Welcome to the blog of the course and textbook Facing up to global warming: What is going on and what you can do about it. This course is run by Professor Nick Gray of the Trinity Centre for the Environment at Trinity College Dublin.

Friday, March 28, 2014

Eco Living, Ahoy Mate!


The idea of living in an 8 by 20 foot steel box is enough to get you a few raised eyebrows and ‘are you mad?’ comments. But what if that box was spacious, homely, fully transportable, cheap, fire and flood proof, fully functional and designed to your own taste whilst keeping your ecological footprint to a minimum? If that sounds a bit better than maybe you are in the market for the latest green home, a converted shipping container.
http://ecovidainternational.com/eco-design-and-construction/
can-you-build-with-shipping-containers-in-spain/

Taking reuse to a new level there has been an upsurge in the use of old, disused containers in to modern, quickly assembled and environmentally friendly homes throughout the globe. It has been estimated that there are up to 24 million containers that will never be used to transport cargo again and not only do these make great temporary homes for those in crisis (they were used as emergency accommodation for people after the 1988 earthquake in Armenia) they also make excellent contemporary office and living space (there’s even one down the road from me being used as stables!). One important aspect is that they are cheap to acquire in the first place. A quick scan of buyandsell.ie shows some for sale for as little as €1,600 + VAT.
The fact that these homes are making use of a discarded material already makes them smart ecologically but many of them have incorporated features to make them that bit more sustainable. Some containers sport solar panels angled on the roof and others have small wind turbines and energy efficient windows. Another eco-friendly aspect it that it takes very little time for the setup of these homes which facilitates less disturbance to nature and also that they are transportable meaning they are not permanent in that area. Timber is also not required in the way that it usually is for many other house builds. One company has designed an ‘ecopod’ container to show just how sustainable you can make them. The ‘ecopod’ has recycled flooring, a solar powered fridge, a compostable toilet, wall sockets and 12v lighting that is powered by the roof mounted solar panel.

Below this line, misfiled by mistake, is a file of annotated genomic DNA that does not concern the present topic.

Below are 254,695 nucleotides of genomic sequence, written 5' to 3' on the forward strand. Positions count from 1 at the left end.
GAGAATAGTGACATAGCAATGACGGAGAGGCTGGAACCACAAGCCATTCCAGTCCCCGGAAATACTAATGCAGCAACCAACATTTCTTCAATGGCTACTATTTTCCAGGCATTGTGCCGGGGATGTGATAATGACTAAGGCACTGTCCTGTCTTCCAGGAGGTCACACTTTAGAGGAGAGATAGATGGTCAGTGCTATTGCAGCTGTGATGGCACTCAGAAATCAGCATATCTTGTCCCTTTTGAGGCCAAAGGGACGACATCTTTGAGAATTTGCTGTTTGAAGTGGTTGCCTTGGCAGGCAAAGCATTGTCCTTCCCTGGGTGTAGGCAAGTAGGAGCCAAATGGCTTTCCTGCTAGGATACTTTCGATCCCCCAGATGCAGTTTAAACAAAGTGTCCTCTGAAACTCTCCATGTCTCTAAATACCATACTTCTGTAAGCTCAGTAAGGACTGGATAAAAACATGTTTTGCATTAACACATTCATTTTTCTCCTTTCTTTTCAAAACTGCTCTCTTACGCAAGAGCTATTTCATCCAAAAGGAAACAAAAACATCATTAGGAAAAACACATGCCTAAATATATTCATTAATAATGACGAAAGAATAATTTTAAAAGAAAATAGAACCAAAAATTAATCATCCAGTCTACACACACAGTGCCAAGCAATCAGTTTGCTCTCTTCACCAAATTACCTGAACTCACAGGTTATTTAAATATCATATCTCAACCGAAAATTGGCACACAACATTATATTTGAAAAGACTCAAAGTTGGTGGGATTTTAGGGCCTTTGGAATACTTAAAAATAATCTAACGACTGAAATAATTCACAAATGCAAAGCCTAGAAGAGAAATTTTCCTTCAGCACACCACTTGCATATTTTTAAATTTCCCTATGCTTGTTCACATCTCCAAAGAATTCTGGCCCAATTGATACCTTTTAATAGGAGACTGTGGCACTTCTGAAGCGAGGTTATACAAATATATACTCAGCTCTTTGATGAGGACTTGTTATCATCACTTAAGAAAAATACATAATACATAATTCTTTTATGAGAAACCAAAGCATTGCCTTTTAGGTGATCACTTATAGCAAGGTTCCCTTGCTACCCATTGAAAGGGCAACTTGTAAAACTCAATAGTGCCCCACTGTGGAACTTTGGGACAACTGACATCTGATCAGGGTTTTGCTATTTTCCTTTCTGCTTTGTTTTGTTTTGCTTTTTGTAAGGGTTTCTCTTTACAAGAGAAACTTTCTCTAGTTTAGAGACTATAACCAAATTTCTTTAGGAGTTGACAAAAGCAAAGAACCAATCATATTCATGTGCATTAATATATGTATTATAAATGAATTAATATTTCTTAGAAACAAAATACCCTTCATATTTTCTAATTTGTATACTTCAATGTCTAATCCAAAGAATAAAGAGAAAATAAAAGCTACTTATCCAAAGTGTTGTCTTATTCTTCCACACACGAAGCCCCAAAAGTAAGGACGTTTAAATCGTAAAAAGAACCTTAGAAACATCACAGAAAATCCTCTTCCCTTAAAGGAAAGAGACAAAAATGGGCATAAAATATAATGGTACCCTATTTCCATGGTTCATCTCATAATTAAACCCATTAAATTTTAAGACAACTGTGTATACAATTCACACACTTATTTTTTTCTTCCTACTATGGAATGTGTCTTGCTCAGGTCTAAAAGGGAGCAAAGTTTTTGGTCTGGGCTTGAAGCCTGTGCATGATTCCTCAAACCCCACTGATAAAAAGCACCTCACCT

http://www.designtopnews.com/architecture-design/greentainer-eco-fied-
container-architecture/

If you think you need to compromise on the design aspect of the house in order to gain all these benefits think again. The containers can be piled high on top of one another, or fused together creating a manipulated masterpiece. They can be changed past the point of recognition or left in their original state bringing an urban renewal feel to the place there are also ones designed to disappear in to the natural background. The architectural possibilities are endless once you remember to think outside the box (a steel one in this case!).

Have a look at the links below if you want to see some globally inspiring uses of containers from skate parks to student housing: http://www.popularmechanics.com/home/shipping-container-homes-460309#slide-1


1 comment:

  1. You might qualify for a new government solar energy rebate program.
    Find out if you are qualified now!

    ReplyDelete